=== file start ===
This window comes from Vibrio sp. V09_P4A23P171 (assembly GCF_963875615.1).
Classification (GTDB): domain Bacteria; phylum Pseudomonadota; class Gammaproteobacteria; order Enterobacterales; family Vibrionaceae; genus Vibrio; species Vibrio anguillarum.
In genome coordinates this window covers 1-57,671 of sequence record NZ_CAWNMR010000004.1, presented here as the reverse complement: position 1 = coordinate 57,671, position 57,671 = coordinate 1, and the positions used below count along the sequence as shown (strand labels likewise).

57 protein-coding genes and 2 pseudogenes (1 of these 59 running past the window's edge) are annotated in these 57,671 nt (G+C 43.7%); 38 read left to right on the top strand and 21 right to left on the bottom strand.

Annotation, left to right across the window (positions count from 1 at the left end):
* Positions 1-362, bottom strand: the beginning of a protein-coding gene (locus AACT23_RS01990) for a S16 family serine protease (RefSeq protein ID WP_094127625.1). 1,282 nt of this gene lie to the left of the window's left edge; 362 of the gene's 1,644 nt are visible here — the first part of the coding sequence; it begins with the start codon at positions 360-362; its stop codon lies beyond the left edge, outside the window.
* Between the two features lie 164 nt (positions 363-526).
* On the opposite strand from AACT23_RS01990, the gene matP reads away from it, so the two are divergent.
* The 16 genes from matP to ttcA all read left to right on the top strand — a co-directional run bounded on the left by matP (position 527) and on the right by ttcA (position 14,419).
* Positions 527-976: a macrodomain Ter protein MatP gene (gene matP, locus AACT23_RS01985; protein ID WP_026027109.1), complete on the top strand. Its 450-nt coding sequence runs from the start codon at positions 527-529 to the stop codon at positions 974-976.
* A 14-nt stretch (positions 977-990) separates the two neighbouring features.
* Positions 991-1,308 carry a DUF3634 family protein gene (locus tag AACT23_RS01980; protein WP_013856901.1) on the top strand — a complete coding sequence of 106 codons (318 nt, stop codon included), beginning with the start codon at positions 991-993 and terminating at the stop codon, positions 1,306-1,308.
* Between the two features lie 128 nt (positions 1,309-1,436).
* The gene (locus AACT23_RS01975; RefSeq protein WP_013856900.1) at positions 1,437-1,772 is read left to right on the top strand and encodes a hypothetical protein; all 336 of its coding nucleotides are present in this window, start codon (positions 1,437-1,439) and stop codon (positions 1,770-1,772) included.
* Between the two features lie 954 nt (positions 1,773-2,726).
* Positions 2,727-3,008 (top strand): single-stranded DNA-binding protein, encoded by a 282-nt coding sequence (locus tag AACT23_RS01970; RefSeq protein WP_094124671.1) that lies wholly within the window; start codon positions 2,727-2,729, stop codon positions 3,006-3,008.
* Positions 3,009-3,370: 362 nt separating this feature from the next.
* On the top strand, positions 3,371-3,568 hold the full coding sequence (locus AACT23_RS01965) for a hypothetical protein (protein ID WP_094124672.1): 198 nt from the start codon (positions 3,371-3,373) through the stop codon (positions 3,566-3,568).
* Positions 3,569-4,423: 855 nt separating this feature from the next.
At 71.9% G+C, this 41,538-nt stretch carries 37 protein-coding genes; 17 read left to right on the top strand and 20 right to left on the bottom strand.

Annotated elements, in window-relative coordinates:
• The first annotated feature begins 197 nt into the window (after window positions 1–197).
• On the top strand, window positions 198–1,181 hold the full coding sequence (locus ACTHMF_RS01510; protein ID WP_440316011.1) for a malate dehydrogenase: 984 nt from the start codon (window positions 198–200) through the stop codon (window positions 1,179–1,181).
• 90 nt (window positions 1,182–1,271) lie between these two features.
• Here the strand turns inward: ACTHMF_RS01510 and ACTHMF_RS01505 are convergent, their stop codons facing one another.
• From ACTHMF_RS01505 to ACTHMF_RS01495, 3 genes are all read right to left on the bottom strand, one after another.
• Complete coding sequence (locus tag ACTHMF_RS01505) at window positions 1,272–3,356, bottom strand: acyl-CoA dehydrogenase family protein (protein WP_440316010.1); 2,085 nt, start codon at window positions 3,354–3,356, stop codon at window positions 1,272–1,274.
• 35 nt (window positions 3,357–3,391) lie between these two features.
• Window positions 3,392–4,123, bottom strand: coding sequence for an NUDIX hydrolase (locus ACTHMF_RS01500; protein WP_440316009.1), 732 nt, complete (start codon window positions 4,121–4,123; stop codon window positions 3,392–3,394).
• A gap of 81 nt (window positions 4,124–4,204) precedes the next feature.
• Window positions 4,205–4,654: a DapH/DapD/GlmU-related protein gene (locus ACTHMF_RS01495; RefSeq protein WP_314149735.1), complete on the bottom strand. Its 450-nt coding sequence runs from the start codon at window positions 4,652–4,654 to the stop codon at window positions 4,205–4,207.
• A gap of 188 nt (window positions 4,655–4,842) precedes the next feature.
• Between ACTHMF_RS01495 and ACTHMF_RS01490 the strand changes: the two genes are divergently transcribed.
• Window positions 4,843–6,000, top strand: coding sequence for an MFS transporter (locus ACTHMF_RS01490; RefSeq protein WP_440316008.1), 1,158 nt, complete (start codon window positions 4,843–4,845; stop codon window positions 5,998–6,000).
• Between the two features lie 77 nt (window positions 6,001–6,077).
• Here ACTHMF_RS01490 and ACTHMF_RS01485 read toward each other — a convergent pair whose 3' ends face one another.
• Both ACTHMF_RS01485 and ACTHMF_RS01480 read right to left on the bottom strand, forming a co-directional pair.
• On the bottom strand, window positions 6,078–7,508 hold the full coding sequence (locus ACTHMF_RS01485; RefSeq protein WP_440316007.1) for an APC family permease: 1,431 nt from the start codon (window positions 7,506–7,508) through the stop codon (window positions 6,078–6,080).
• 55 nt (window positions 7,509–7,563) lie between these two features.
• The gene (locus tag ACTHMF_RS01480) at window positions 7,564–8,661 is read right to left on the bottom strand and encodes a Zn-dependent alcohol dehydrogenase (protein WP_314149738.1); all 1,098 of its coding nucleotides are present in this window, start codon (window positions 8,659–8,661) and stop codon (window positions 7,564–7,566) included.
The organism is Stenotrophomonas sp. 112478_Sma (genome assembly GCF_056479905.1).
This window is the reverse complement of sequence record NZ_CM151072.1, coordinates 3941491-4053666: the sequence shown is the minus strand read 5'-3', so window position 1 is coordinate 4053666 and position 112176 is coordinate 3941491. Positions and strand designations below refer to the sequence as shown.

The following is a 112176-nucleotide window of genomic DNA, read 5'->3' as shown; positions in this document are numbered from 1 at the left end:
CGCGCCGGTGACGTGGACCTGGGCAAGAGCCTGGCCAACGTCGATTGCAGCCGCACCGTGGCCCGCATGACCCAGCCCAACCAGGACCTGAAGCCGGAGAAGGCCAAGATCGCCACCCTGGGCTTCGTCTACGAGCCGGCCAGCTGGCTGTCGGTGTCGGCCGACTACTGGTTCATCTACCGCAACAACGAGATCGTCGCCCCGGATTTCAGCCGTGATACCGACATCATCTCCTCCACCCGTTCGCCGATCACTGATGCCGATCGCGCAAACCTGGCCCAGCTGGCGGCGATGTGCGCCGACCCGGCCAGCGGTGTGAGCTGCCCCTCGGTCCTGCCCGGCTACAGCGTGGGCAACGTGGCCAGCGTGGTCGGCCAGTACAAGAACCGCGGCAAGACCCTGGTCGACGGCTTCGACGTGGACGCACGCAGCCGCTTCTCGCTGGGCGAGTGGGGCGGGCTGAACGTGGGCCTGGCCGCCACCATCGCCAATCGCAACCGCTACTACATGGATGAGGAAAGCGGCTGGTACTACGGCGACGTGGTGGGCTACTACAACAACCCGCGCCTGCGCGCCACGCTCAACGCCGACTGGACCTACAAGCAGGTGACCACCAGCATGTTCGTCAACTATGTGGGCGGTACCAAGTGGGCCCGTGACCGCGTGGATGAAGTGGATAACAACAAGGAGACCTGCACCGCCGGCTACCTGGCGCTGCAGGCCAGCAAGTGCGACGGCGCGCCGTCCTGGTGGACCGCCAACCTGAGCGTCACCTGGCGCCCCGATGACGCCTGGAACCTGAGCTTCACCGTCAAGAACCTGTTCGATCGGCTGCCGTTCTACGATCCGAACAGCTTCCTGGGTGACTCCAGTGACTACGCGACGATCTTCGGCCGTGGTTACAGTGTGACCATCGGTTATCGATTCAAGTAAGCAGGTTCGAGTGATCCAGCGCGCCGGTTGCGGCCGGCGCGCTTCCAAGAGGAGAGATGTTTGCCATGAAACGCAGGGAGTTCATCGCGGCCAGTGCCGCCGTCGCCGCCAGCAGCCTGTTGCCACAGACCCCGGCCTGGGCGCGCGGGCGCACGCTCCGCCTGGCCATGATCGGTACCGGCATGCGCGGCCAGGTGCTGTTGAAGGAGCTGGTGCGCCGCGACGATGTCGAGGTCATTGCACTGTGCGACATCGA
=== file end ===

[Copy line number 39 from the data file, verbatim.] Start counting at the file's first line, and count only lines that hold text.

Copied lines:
• 55 nt (window positions 7,509–7,563) lie between these two features.